Capital Gains Tax on Conversion of Compulsorily Convertible Preference Shares – The Current Scenario

The question of taxability on conversion of compulsorily convertible preference shares (CCPS) has come up for consideration quite a few times in the recent past. There seemed to be ambiguity regarding whether an event of conversion amounts to ‘transfer’ under Section 2(47) of the Income Tax Act, 1961 (the “Act”), thereby triggering capital gains tax under Section 45 of the Act.

As early as 12 May 1964, the Central Board of Direct Taxes (CBDT) in its Circular F. No. 12/1/64-IT(A) (the “Circular”) had stated that where one type of share is converted into another type of share, there is no ‘transfer’ of capital asset within the meaning of Section 2(47) of the Act. However, there have been many instances when assessments have still been framed adversely. The matter of Periar Trading Company Limited v Income Tax Officer[1] (the “Periar Case”) is one such instance where the conversion of preference shares was sought to be taxed and the above question again came up for consideration. The decision in this case pronounced by the Mumbai bench of the Income Tax Appellate Tribunal (ITAT) further consolidates the position that CCPS would not attract any capital gains tax upon conversion. In this post, we look into the facts of the Periar Case and the reasoning adopted by Hon’ble Justice Mahavir Singh for pronouncing the judgment.

Factual Matrix of the case:

  • Perirar Trading Company Pvt Ltd (the “Assessee”) was engaged in the business of investment activities.
  • During the financial year 2010-11 relevant to the assessment year 2011-12, the Assessee had made investment in 51,634 CCPS of Series A of Trent Ltd. on a rights issue basis. The entire issue price of the said CCPS was paid on application itself.
  • As per the terms of the scheme for issue of CCPS, one CCPS of Series A would compulsorily and automatically get converted into one fully paid up equity share. Accordingly, on 10 September 2011, the Assessee was allotted one equity share of Trent Ltd. for every preference share held in Trent Ltd., i.e. 51,634 CCPS. The conversion was compulsory and automatic.
  • The Assessing Officer (the “AO”) noted from the schedule of non-current investment forming part of the balance sheet of the Assessee for the previous year 2011-12 that the Assessee company had its 51,634 CCPS Series A of Trent Ltd into equity shares and thus, during the assessment year 2012-13, sought to tax the Assessee, treating the conversion of CCPS into equity shares as a ‘Transfer’ within the meaning of the definition provided in section 2(47)(i) of the Act.
  • The Assessee brought the matter before the Commissioner of Income Tax (Appeals) [the “CIT(A)”], which accepted the AO’s arguments and relied on rulings in Re: The Nizam’s Second Supplementary Family Trust[2] and CIT v Santosh L Chowgule[3] to reject the Assessee’s appeal holding that the conversion of the CCPS amounted to a ‘transfer’ by way of exchange.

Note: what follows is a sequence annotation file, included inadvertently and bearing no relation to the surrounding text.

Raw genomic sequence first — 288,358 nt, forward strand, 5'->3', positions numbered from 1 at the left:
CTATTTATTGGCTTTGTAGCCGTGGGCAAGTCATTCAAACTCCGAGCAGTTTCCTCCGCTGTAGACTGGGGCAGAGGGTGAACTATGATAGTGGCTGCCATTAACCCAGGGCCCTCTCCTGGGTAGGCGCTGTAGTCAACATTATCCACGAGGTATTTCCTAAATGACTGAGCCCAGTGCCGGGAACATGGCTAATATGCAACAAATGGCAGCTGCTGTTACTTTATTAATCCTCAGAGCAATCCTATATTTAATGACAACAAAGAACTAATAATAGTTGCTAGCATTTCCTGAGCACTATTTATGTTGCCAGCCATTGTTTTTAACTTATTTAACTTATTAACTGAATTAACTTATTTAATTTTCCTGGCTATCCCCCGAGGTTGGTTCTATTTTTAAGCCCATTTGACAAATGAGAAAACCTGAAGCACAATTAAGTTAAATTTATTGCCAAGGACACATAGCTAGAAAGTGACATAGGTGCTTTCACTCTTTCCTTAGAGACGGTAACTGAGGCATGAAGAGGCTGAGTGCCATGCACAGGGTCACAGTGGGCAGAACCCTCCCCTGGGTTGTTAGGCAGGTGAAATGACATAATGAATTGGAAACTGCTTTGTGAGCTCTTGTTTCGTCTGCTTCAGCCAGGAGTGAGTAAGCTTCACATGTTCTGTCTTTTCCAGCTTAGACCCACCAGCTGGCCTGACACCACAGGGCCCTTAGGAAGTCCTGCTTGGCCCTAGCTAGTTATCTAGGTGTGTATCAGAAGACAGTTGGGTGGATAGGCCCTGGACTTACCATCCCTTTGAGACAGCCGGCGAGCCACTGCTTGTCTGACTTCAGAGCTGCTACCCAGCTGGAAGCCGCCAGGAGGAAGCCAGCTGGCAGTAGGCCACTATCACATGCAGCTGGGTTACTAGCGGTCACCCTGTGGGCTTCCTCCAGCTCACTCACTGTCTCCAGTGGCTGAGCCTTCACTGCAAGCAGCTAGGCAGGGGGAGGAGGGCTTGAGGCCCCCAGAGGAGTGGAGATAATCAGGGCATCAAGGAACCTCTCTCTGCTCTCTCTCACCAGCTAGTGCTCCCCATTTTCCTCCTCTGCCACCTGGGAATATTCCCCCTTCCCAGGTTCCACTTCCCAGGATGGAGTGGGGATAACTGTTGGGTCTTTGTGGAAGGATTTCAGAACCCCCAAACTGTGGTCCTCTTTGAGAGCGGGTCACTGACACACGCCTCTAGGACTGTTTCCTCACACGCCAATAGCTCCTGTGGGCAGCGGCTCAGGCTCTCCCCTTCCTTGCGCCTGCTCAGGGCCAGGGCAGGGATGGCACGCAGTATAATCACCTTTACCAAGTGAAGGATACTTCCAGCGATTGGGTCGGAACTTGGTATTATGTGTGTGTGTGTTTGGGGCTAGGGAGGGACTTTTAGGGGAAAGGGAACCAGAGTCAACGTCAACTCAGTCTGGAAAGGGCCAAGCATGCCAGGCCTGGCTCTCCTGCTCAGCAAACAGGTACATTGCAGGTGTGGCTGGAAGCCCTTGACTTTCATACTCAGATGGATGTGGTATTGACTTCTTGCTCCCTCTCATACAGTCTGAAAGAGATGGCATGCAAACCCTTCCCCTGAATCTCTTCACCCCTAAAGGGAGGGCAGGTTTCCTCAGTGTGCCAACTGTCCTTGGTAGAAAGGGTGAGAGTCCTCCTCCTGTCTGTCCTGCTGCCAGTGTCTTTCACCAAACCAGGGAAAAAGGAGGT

• Aggrieved by the same the Assesee preferred appeal to the Mumbai bench of the ITAT.

Main Issue before the ITAT:

The ITAT was primarily faced with the question of, “Whether the action of CIT in confirming the action of AO to treat the conversion of Cumulative Compulsory Convertible Preference Shares (CCPS) into equity shares as transfer within the meaning of section 2(47) of the Act on the said conversion, was proper in law?” In dealing with the issue the decision also touches upon the following points:

  • Modality of calculating period of holding in the case of conversion and subsequent sale/transfer of the converted CCPS? and
  • The distinction between exchange and conversion of shares.

Arguments of the Assessing Officer (AO):

It was contended by the AO that the difference of,

  • (i) the market value of converted number of equity shares of Trent Ltd. and
  • (ii) the cost of the acquisition of equal number of CCPS Series A of Trent Ltd

is taxable as capital gains on account of transfer of shares by way of exchange of ‘assets’. The AO also relied on the definition of ‘exchange’ as per the Black’s Law Dictionary in support of his reasoning.

Reasoning adopted by the CIT(A):

Before the CIT (A), the AO relied on the case of Re: The Nizam’s Second Supplementary Family Trust[4], in which Hon’ble Andhra Pradesh High Court categorically held that conversion of preference shares into equity shares is nothing but a barter, which constitute transfer by way of exchange within the meaning of Section 45 of the Act. The CIT-A therefore held that the ratio of the above case should be applicable to the case of the Assessee and that the Assessee must pay the amount as long term taxable capital gain.

Arguments of the Assessee before the ITAT: